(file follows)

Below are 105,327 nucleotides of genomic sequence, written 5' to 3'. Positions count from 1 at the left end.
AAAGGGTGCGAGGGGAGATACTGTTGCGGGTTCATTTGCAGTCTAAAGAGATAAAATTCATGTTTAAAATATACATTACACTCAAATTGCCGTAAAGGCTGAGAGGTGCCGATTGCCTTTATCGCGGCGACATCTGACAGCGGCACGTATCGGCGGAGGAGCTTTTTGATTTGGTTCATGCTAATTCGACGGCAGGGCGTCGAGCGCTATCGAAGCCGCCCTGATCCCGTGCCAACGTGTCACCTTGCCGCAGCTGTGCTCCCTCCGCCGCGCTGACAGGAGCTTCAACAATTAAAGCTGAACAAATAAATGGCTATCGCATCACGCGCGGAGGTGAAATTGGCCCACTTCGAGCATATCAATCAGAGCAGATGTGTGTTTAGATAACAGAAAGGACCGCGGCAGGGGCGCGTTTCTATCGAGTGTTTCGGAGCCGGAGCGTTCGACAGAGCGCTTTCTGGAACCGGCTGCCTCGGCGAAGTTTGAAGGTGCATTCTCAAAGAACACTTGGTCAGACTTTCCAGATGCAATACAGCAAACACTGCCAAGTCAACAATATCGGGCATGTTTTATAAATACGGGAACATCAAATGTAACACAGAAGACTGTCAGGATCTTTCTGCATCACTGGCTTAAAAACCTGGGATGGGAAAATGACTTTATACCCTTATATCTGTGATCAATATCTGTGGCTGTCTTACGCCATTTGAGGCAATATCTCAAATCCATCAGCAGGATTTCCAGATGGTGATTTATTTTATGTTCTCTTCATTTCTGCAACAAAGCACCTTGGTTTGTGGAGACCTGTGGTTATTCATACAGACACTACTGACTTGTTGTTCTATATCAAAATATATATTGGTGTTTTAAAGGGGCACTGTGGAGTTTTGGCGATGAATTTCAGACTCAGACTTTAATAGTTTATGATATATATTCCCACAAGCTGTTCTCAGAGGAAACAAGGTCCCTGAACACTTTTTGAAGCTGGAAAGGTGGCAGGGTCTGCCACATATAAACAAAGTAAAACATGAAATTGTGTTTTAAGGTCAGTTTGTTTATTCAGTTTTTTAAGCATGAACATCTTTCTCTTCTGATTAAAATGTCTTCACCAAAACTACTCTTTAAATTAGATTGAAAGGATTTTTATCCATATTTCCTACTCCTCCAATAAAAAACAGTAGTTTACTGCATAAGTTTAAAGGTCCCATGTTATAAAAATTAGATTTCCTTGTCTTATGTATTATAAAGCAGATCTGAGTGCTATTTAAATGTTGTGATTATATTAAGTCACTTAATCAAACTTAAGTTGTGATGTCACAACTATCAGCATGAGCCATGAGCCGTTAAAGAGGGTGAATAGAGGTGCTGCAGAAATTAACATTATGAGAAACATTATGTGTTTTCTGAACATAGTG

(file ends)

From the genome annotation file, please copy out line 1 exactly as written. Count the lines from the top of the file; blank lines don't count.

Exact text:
Below are 105,327 nucleotides of genomic sequence, written 5' to 3'. Positions count from 1 at the left end.